$230,068 grant to support HCC health science programs
Students enrolled in health science programs at Holyoke Community College will benefit from a $230,068 state grant for the purchase of telehealth equipment and other cutting-edge medical training technology at the college's Center for Health Education & Simulation.
HCC will use some of those funds, awarded through the Executive Office of Education's Skills Capital Grants program, to buy autoclaves, microscopes, vital signs monitors, IV simulators, sutures, dressing materials and other items that will allow the college to enhance and expand its Medical Assistant program.
"The demand is growing," said Clare Lamontagne, HCC's dean of Health Sciences. "If you look on employment sites, they're all hiring medical assistants. We would conceivably like to double our enrollment."
Students who complete HCC's one-year Medical Assistant certificate program are then eligible to take the national certification exam, which, if passed, qualifies them to work in doctor's offices, hospitals, and clinics or for other healthcare organizations.
The majority of the grant, about $141,000, will be used to purchase three state-of-the-art medical simulators – a birthing simulator, pediatric simulator and tracheostomy simulator. Simulators are programmable, high-tech mannequins that students in health science programs, such as nursing, can examine, talk to and treat as if they were real-life patients.
The new birthing simulator, "Victoria," will join an older model HCC purchased several years ago, called "Noelle," in the simulation center's maternity suite.
"One of the things these simulators provide is the opportunity for students to be exposed to patients experiencing high-risk, low-occurrence types of medical situations, like significant complications in labor," said Lamontagne. "The technology changes quickly. The material of the new simulator makes it more lifelike, and that adds to the fidelity of the experience."
The third big chunk of the grant will be applied toward the purchase of telehealth equipment. Telehealth is expanding area of healthcare that allows for remote consultations and treatment. The device HCC is buying is a computer on a cart that has videoconferencing capabilities and medical assessment instruments attached, such as a stethoscope, otoscope and ophthalmoscope.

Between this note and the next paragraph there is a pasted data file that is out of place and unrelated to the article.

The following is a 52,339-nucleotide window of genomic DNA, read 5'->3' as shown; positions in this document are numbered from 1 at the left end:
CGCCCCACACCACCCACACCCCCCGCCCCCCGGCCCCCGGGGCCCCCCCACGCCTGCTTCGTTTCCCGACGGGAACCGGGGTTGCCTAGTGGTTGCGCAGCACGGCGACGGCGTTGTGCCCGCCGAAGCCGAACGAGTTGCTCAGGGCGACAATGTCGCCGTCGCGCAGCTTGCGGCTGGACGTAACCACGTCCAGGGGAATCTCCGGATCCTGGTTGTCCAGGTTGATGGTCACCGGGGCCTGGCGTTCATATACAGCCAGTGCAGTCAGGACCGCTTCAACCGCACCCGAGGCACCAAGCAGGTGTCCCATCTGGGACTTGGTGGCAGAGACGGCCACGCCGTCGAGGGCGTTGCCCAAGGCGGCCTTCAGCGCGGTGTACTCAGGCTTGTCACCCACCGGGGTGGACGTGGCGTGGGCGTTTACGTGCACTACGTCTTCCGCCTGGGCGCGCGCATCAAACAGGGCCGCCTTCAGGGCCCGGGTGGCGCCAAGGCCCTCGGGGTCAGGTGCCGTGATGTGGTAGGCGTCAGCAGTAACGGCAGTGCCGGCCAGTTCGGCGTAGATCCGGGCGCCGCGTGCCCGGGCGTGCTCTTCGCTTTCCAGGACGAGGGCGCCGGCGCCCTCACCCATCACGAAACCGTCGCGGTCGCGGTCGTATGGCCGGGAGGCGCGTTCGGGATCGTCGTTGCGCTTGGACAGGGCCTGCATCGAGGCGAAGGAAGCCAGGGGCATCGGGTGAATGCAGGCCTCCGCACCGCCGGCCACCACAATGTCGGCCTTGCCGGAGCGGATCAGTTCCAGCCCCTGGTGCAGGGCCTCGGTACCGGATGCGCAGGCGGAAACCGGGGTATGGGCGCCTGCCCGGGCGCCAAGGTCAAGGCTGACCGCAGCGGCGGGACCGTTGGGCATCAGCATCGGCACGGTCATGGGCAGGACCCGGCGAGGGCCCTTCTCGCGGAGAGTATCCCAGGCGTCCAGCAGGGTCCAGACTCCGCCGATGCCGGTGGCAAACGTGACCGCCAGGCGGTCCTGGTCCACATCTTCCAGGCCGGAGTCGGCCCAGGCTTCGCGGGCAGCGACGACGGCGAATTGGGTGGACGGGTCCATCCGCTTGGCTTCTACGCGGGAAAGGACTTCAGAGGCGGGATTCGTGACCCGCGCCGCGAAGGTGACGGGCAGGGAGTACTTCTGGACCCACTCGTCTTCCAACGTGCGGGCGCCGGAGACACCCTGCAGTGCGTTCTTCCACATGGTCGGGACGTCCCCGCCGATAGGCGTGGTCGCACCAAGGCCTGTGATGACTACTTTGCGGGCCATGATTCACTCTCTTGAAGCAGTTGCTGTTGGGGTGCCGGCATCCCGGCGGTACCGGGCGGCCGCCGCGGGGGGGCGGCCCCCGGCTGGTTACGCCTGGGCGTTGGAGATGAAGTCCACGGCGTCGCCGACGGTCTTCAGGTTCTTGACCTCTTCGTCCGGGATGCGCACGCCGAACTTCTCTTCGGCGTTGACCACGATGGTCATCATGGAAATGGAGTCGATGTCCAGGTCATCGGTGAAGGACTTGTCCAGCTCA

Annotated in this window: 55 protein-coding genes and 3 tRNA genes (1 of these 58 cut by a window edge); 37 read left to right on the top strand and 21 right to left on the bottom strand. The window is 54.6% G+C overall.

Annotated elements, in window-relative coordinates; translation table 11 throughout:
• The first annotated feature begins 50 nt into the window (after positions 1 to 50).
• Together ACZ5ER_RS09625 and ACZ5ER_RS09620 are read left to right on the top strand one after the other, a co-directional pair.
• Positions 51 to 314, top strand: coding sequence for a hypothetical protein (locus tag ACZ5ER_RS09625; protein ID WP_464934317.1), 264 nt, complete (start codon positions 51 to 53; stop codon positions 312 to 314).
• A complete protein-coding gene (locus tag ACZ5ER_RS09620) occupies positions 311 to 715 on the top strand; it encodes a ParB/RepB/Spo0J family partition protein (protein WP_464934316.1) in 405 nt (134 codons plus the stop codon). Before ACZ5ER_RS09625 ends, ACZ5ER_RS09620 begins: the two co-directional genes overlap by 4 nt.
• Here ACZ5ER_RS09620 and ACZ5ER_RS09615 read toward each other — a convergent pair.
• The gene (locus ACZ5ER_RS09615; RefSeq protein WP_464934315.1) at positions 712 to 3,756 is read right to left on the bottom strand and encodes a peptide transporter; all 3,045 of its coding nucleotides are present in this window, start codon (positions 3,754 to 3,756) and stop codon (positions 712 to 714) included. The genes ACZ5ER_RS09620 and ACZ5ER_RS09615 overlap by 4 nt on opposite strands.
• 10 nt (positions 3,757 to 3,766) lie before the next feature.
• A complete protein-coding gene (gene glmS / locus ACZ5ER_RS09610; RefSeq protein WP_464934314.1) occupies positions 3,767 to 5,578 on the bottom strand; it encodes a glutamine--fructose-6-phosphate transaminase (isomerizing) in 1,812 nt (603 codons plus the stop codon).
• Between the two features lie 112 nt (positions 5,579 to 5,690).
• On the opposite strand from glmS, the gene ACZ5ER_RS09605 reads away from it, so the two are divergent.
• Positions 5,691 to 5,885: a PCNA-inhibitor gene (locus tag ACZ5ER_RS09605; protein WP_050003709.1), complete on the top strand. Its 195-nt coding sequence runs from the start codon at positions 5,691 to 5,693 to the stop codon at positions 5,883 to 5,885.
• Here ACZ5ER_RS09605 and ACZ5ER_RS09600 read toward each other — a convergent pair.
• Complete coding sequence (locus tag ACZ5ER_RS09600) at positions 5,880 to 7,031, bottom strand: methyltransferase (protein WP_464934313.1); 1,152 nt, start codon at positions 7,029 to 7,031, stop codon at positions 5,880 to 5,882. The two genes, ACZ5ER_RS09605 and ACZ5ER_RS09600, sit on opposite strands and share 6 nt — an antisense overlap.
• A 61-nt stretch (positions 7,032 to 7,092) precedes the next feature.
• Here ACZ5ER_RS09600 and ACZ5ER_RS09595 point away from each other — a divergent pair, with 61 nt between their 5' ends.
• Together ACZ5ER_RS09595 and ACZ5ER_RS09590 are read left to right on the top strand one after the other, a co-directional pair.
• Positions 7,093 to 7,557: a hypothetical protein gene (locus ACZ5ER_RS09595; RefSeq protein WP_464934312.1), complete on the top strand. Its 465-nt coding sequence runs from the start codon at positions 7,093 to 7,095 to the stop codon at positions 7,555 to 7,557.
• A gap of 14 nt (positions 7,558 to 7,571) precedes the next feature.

"It's a really great infusion of dollars to help support our students as we move into all these different learning modalities," said Clare Lamontagne, HCC dean of Health Sciences. "We're really cutting edge to have this telehealth equipment."
Lamontagne said the telehealth equipment will also enable HCC to offer collaborative teaching exercises and expand its partnerships with other area colleges, such as Bay Path University.
"We've been working with their PA (physician assistant) students on simulation," said Lamontagne, "and they are eager to work with us on the telehealth equipment."
The Skills Capital Grants are awarded by Governor Charlie Baker's Workforce Skills Cabinet to educational institutions that demonstrate partnerships with local businesses, as well as align curriculum and credentials with industry demand in order to maximize hiring opportunities in each region of the state.
"It is encouraging to see schools that are awarded Skills Capital Grants put the funds toward career pathways to give Massachusetts students experience and expertise in industries that are expanding in the Commonwealth," Baker said in announcing the grants. "These beneficial programs will give thousands of students a head-start on prosperous careers and we look forward to seeing their progress."
PHOTO: HCC nursing instructor Kara Moriarty with a student nurse in the HCC Center for Health Education & Simulation.